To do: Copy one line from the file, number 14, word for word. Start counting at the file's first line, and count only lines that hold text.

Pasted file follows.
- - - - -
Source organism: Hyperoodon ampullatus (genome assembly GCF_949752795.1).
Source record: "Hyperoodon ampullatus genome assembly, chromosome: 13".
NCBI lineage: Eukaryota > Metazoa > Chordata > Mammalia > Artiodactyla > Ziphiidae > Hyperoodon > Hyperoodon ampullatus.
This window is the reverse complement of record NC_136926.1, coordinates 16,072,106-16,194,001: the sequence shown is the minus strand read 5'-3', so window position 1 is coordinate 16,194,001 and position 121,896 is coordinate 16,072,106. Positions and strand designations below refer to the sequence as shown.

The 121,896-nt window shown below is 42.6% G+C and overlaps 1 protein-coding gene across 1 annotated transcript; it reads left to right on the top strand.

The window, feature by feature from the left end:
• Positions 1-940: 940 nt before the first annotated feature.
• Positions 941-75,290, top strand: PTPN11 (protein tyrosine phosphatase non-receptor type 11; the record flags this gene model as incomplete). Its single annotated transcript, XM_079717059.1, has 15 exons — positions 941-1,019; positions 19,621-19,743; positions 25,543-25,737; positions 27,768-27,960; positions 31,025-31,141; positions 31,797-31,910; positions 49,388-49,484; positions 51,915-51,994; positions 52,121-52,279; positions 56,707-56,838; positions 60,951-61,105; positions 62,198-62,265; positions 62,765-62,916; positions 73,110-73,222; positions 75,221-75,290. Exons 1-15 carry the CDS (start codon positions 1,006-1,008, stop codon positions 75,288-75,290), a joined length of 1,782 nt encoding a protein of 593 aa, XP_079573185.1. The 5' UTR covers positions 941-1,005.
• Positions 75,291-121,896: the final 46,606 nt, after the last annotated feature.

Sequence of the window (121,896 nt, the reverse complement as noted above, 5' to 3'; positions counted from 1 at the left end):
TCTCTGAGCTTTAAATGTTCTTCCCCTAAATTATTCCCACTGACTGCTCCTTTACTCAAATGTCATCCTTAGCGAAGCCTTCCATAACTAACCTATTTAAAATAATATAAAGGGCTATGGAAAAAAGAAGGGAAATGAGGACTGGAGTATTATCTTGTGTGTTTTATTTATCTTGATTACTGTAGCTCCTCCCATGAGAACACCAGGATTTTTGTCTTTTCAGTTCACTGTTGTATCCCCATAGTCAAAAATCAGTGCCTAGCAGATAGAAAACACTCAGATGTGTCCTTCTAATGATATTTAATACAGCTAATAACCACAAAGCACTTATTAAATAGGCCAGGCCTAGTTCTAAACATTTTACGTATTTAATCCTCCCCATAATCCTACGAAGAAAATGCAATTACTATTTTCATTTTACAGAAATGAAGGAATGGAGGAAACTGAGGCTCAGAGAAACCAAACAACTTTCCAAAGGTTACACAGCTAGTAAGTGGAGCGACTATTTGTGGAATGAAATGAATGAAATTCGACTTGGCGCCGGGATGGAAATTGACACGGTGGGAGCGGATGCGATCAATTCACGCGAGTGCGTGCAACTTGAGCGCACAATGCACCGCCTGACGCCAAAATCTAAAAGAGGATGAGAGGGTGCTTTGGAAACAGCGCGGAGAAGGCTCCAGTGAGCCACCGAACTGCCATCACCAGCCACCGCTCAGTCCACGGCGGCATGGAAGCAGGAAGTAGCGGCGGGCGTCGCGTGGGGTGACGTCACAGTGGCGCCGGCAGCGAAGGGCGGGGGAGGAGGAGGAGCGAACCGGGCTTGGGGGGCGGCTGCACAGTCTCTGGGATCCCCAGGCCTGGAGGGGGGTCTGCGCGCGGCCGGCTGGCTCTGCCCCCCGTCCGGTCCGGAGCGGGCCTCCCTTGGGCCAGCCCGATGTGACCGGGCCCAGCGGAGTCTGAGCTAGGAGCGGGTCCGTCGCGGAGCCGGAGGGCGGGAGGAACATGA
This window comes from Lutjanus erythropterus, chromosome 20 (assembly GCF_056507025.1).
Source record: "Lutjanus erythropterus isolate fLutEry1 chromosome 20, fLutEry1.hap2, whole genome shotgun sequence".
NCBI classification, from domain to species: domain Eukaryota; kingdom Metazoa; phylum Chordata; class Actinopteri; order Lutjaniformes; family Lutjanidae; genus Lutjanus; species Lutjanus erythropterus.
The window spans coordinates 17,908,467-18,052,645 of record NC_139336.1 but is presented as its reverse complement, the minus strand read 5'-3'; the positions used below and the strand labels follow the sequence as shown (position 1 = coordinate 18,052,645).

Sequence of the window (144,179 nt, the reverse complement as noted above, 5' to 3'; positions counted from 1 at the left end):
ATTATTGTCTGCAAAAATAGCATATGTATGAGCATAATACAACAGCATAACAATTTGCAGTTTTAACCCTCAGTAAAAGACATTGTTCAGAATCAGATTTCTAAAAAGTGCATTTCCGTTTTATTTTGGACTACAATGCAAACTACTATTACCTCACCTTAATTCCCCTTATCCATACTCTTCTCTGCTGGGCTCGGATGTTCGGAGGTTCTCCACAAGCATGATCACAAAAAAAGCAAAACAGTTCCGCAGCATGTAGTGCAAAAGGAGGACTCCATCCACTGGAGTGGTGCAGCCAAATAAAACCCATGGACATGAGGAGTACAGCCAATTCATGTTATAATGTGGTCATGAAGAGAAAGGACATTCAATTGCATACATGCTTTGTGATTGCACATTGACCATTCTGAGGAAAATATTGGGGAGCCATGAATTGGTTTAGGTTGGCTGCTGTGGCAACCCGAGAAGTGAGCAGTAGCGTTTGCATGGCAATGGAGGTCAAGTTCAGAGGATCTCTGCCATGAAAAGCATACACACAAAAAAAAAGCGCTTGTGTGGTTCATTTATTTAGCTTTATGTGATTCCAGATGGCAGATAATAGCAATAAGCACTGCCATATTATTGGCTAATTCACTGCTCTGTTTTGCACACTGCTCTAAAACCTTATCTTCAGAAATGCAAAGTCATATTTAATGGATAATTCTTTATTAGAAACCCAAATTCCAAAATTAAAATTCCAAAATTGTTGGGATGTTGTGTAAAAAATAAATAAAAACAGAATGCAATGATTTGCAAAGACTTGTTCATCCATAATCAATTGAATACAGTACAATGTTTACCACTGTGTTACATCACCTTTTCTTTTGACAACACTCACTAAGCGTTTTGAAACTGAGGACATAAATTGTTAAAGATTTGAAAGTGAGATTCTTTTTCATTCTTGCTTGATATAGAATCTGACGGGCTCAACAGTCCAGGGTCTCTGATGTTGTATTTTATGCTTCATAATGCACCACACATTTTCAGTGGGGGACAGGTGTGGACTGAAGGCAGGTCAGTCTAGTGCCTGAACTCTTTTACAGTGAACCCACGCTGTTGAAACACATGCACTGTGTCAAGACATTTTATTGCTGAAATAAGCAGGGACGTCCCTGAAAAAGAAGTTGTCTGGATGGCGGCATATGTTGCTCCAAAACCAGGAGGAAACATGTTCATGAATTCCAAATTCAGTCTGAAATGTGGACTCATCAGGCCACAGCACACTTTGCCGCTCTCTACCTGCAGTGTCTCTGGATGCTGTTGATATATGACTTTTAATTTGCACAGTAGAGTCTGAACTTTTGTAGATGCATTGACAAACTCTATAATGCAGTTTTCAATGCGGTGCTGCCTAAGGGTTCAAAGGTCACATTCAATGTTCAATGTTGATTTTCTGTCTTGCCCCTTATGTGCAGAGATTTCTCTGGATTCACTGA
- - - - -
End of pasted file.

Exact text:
NCBI classification, from domain to species: domain Eukaryota; kingdom Metazoa; phylum Chordata; class Actinopteri; order Lutjaniformes; family Lutjanidae; genus Lutjanus; species Lutjanus erythropterus.